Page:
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Fifth Circuit Affirms Judgment Ordering Blue Cross to Pay for Proton Beam Therapy to Treat Throat Cancer

In Salim v. Louisiana Health Service & Indemnity Company, No. 22-30573, 2023 WL 3222804 (5th Cir. May 3, 2023), an unpublished opinion, the Fifth Circuit Court of Appeals affirmed the district court’s decision finding that Louisiana Health Service & Indemnity Company’s (“Blue Cross”) denial of proton therapy to treat the plaintiff’s throat cancer was an abuse of discretion and ordering Blue Cross to provide coverage. Plaintiff-Appellee Robert Salim was diagnosed with throat cancer and his medical provider requested preauthorization for proton therapy from the Blue Cross health insurance plan administrator, AIM Specialty Health. AIM denied the treatment as not being medically necessary and relied on a guideline called “Radiation Oncology: Proton Beam Therapy” (the “Guideline”). Salim appealed to Blue Cross, which denied the appeal. It found that proton beam therapy is not considered medically necessary in adult patients with head and neck cancer. Salim filed a second-level appeal with Blue Cross. His appeal was supported by his physician, Dr. Clifton Fuller, who described three flaws in the Guideline. First, the Guideline relied on outdated and superseded policy issued by the American Society for Radiation Oncology (the “ASTRO Policy”). Second, the Guideline did not reference the National Comprehensive Cancer Network Head and Neck Guidelines (the “NCCN Policy”). And last, the Guideline cited three articles related to head and neck cancer and all three specifically endorsed the use of proton therapy for head and neck cancer. Blue Cross sent Salim’s appeal to an independent reviewer, the Medical Review Institute of America. The Institute denied the appeal on the grounds that most investigators recommend additional study before adopting proton therapy as a standard treatment option for patients with head and neck cancer and only when a patient has a lesion with significant involvement of structures at the skull base. The Institute concluded that because Salim did not have significant macroscopic disease in his skull base, the ASTRO and NCCN Policies did not support proton therapy as medically necessary.

Salim underwent proton therapy despite the denials and then sued Blue Cross for coverage. The Magistrate Judge determined that Blue Cross abused its discretion in finding that proton therapy was not the accepted standard of care for Salim’s head and neck cancer. Blue Cross appealed and argued that the district court should have treated the necessity of proton therapy as a legal question rather than a factual question. And in the alternative, it argued that substantial evidence supported its decision to deny coverage.

The Fifth Circuit explained the difference between a legal dispute, that is a dispute about a plan’s meaning, and a factual dispute, which is a dispute about a plan’s application. Regarding the latter, under abuse of discretion review, the question is whether the administrator relied on evidence that clearly supports the basis for denial. A decision will be upheld if it is reasonable. The district court correctly concluded that this case involves a factual dispute. The parties agree that the health plan only covers medically necessary treatment. The dispute involves the application of plan terms, that is, whether proton therapy was medically necessary to treat Salim’s cancer. The court rejected Blue Cross’s arguments that it gave the legally correct interpretation. The court also agreed with the district court that substantial evidence does not support Blue Cross’s decision. AIM and Blue Cross denied Salim’s claim on the basis of the Guideline. The Guideline relied on the ASTRO Policy as a nationally accepted standard. Dr. Fuller pointed out that the ASTRO Policy was updated to include proton beam therapy as both appropriate and medically necessary for Salim’s diagnosis. The updated ASTRO Policy is not competing evidence against the Guideline, rather it is superseding evidence showing that a source AIM and Blue Cross treated as reliable in fact supports Salim’s claim. The court found the Institute’s review uncompelling. It relied on a generic claim about unnamed investigators and falsely claimed the ASTRO and NCCN Policies support proton therapy for head and neck cancer only when a patient has a lesion with significant involvement of structures at the skull base. Dr. Fuller explained at length that proton therapy was appropriate and was less costly and otherwise superior to other treatment options. This satisfied Salem’s initial burden demonstrating entitlement to benefits and Blue Cross did not identify any evidence disputing Salem’s evidence. Affirmed.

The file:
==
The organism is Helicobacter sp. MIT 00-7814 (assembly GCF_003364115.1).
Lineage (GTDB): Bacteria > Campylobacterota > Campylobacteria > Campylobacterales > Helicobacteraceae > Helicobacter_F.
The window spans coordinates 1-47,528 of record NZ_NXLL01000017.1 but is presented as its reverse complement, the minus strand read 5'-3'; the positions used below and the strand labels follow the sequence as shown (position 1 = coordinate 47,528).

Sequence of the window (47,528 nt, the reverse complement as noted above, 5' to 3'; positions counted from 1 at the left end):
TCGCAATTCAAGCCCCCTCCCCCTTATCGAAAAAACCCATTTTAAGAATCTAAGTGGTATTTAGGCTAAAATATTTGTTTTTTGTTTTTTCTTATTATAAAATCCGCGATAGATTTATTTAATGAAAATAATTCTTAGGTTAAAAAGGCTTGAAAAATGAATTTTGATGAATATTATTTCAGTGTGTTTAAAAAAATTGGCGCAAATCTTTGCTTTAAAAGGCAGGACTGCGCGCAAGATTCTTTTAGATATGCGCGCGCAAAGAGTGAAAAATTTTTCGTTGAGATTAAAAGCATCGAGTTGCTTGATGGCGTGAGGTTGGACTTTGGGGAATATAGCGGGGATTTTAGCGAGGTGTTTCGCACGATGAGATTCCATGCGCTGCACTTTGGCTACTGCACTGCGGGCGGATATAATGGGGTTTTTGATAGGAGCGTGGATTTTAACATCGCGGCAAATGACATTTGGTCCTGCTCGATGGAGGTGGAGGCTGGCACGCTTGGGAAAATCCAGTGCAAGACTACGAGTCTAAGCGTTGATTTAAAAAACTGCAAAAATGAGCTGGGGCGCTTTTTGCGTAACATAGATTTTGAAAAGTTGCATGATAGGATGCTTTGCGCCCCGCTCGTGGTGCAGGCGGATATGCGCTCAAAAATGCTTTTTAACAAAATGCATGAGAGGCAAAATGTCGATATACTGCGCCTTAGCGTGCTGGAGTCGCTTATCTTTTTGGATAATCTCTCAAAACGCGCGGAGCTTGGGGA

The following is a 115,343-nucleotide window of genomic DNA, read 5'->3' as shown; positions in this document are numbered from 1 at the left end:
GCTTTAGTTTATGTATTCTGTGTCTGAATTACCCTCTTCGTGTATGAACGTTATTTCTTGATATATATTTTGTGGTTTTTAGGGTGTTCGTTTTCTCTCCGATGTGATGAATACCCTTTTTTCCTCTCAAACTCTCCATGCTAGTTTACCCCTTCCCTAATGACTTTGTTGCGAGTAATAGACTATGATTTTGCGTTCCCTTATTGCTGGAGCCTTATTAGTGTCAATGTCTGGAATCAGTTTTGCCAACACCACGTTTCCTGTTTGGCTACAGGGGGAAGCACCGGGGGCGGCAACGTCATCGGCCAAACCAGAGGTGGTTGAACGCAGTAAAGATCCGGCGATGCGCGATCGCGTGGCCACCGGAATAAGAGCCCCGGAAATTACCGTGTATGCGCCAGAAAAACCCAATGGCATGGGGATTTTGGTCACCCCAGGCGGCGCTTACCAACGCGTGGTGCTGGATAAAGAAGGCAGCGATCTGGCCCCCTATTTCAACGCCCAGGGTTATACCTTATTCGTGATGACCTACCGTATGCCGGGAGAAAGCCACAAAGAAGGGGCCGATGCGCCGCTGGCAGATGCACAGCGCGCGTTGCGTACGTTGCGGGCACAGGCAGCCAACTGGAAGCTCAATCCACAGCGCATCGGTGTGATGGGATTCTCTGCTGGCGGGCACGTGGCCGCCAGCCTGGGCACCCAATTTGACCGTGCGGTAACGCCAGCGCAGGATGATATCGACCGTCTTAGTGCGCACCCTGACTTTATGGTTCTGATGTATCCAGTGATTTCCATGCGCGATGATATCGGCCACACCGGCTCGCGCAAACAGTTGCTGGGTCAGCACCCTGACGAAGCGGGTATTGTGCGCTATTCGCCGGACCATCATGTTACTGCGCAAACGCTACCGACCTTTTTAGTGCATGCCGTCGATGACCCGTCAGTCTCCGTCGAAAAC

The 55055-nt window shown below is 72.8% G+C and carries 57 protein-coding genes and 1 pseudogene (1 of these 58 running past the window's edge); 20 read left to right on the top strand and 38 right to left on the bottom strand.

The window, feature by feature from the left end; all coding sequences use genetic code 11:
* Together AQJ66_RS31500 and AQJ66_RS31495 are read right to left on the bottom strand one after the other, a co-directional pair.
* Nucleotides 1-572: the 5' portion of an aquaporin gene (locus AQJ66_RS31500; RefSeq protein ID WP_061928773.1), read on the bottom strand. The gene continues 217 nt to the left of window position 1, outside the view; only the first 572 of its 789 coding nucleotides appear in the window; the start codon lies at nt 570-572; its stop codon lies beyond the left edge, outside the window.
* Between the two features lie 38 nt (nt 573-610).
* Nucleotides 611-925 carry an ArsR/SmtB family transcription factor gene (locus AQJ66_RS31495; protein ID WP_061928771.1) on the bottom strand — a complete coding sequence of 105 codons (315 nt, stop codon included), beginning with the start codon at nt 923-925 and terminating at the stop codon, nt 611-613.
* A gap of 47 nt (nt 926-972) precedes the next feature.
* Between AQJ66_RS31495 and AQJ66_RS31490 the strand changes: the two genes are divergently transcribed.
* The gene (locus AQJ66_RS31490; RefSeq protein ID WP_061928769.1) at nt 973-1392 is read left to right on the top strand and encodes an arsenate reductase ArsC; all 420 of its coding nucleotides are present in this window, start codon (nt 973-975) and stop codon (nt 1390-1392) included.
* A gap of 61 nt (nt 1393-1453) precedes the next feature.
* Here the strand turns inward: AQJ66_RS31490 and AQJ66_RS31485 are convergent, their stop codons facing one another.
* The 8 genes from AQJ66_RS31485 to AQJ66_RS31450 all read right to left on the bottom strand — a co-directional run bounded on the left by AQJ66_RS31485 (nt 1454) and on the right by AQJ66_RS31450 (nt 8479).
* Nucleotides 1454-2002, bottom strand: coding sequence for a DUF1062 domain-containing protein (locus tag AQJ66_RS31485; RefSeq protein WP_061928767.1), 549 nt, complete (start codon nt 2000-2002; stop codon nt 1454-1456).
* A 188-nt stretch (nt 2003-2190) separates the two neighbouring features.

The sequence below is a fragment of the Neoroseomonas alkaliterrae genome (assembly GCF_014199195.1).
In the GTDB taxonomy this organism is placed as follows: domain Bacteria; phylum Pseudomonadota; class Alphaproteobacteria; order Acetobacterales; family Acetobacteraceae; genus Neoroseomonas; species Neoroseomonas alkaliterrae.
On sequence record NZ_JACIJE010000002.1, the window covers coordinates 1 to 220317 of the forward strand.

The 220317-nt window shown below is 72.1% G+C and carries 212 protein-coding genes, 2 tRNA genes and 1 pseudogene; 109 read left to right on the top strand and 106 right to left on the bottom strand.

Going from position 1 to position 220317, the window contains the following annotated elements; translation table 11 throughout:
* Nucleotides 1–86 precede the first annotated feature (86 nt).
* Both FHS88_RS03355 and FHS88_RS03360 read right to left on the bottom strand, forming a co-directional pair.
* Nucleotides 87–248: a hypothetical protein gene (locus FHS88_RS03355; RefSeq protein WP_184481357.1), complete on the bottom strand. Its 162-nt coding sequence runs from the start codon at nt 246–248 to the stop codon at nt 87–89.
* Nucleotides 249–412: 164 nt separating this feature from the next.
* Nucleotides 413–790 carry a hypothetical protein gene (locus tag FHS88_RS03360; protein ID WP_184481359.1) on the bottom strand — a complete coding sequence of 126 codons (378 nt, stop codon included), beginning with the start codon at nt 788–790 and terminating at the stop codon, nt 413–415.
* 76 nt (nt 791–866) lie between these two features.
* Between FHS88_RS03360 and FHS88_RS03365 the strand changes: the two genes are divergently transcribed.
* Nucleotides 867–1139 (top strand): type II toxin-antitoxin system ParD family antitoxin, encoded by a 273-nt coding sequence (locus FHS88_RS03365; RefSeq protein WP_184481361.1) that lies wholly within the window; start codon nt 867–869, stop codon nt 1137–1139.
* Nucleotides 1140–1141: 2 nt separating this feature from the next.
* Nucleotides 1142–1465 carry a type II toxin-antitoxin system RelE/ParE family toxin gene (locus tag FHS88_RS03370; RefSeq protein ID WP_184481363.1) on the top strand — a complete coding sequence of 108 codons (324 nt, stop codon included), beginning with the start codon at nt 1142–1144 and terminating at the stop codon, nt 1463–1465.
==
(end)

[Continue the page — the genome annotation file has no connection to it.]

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*Please note that this blog is a summary of a reported legal decision and does not constitute legal advice. This blog has not been updated to note any subsequent change in status, including whether a decision is reconsidered or vacated. The case above was handled by other law firms, but if you have questions about how the developing law impacts your ERISA benefit claim, the attorneys at Roberts Disability Law, P.C. may be able to advise you so please contact us.

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